Range Description:The species has two disjunct populations, one in the Indian Subcontinent, the other in South-East Asia (BirdLife International 2001). The former occurs from Uttar Pradesh, India, through the terai of Nepal, to Assam and Arunachal Pradesh, India, and historically to Bangladesh. It has declined dramatically and only survives in small, highly fragmented populations. Declines have apparently continued in Nepal, even inside the protected Royal Chitwan National Park (Baral et al. 2003), but they may have stabilised in India (Rahmani 2001). Surveys and interviews with staff at four protected areas in the North Bank area of Assam suggest that the species has been largely absent from three of them since 2000 (Brahma and Lahkar 2009). Manas National Park in Assam currently holds the largest number of individuals in India, in the 1990s the population was thought to be 80-100 birds but is now likely to be lower owing to habitat loss (Choudhury 2011). An estimate from 2007 put the Nepalese population at just 28-36 mature individuals (restricted to a few widespread sites) (Poudyal 2007), down from 32-60 individuals in 2001. Recent intensive survey effort in Nepal has recorded 47 individuals in and around Koshi Tappu Wildlife Reserve, including 14 birds outside any protected area and an estimate of 60 individuals in total (Baral et al. 2013). This is almost double the numbers from a survey of the area in 2012 when around 12 pairs were estimated (Baral et al. 2012), but this is due to a more rigorous survey methodology (Baral et al. 2013). Previously this site was thought to only support a few individuals (Baral et al. 2003). This is the largest population in Nepal (Baral et al. 2013) and if numbers from the 2007 survey are still accurate this would put the total number of mature individuals in Nepal at 75-96.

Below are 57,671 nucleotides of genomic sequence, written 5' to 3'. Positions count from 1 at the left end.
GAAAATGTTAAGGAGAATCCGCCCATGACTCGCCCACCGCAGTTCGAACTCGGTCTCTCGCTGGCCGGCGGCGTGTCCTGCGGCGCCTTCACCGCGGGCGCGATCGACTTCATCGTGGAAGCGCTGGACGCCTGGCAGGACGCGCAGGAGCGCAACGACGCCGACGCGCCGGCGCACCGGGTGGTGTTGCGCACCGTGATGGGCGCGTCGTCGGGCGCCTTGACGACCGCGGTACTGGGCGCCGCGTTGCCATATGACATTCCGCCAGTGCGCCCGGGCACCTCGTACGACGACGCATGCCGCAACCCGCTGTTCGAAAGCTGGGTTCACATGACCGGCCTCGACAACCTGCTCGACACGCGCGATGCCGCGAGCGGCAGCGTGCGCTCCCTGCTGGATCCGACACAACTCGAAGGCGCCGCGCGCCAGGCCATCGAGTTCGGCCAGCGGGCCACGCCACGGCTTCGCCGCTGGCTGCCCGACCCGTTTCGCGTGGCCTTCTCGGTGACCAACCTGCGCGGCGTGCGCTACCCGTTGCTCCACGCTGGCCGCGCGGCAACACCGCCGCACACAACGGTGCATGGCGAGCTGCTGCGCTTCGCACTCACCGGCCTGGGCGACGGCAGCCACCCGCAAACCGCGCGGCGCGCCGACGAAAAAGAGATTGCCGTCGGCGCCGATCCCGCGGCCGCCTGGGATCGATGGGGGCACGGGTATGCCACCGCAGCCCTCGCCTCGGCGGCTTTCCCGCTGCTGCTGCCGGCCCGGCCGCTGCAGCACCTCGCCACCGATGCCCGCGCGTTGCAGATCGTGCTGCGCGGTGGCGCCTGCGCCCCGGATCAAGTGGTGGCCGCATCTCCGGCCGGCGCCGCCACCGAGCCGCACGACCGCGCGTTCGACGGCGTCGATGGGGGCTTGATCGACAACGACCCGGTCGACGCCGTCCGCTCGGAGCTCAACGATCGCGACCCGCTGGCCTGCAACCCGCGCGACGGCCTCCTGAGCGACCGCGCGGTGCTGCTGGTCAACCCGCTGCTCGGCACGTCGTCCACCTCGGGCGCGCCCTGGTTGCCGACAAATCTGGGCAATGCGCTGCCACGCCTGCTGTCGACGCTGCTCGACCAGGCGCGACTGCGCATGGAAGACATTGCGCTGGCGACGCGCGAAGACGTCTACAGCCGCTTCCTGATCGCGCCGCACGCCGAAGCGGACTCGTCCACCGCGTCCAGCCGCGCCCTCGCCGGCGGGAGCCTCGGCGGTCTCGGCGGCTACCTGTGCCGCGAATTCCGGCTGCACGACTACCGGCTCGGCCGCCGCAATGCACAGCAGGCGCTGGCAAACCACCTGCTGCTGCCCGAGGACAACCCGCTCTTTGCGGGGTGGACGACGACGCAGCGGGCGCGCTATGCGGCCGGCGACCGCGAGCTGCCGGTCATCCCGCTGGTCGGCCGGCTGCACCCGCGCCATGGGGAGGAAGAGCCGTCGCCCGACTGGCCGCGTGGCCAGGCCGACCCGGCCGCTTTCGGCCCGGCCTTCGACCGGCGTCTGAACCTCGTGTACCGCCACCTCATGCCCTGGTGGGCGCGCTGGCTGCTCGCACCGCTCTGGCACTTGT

The South-East Asian population occurs in Cambodia and may be extant in southern Vietnam. The population in the Tonle Sap region, which supports the vast majority of the population of Cambodia, was estimated at between 312 and 550 (95% CI) based on surveys in 2012, with only 216 displaying males recorded (C. Packman in litt. 2013, Packman et al. 2014). This represents a 44% decrease from the previous survey in 2005, and a minimum of 294 displaying males had been recorded in 2007 (Gray et al. 2009). If the population continues to decline at the current rate, it may become extinct in Cambodia within 10 years (Packman et al. 2014). More than 50% of the Cambodian population occurs on seasonally inundated grasslands within Kompong Thom province (Gray et al. 2009). This estimate, based on extent of available habitat in 2005 and known habitat loss between 2005 and 2007, represents a rapid decline owing to habitat loss, from a projected 3,000 individuals in 1997 (T. Gray, T. Evans and Hong Chamnan in litt. 2006). Given accelerating post-2005 grassland loss of 28% within 10 grassland blocks holding 75% of the estimated population (Gray et al. 2009), and a further 11% of habitat lost in four protected areas in 2008 (Evans et al. 2009), projected rates of decline will equate to over 80% during a three generation period (T. Gray, T. Evans and Hong Chamnan in litt. 2006). Recent assessment of habitat loss indicates that it has indeed been widespread and extensive between 2005 and 2012, and a number of sites identified as having blocks of grassland in excess of 10 square kilometers now contain little or no grassland (C. Packman in litt. 2013). Kouk Preah Beung Trea, San Kor and Stoung-Chikraeng, all largely in Kompong Thom province, support the largest number of birds within Cambodia (54, 53 and 43 displaying males respectively) (Packman et al. 2014). Annual monitoring of Bengal Florican populations in Bengal Florican Conservation Areas (BFCAs) and adjacent areas in Cambodia during March-April 2008-11 indicates that whilst populations in some protected areas are stable, in other locations population declines are ongoing. Outside of protected areas there is likely to be very little suitable grassland habitat remaining (Mahood et al. 2012).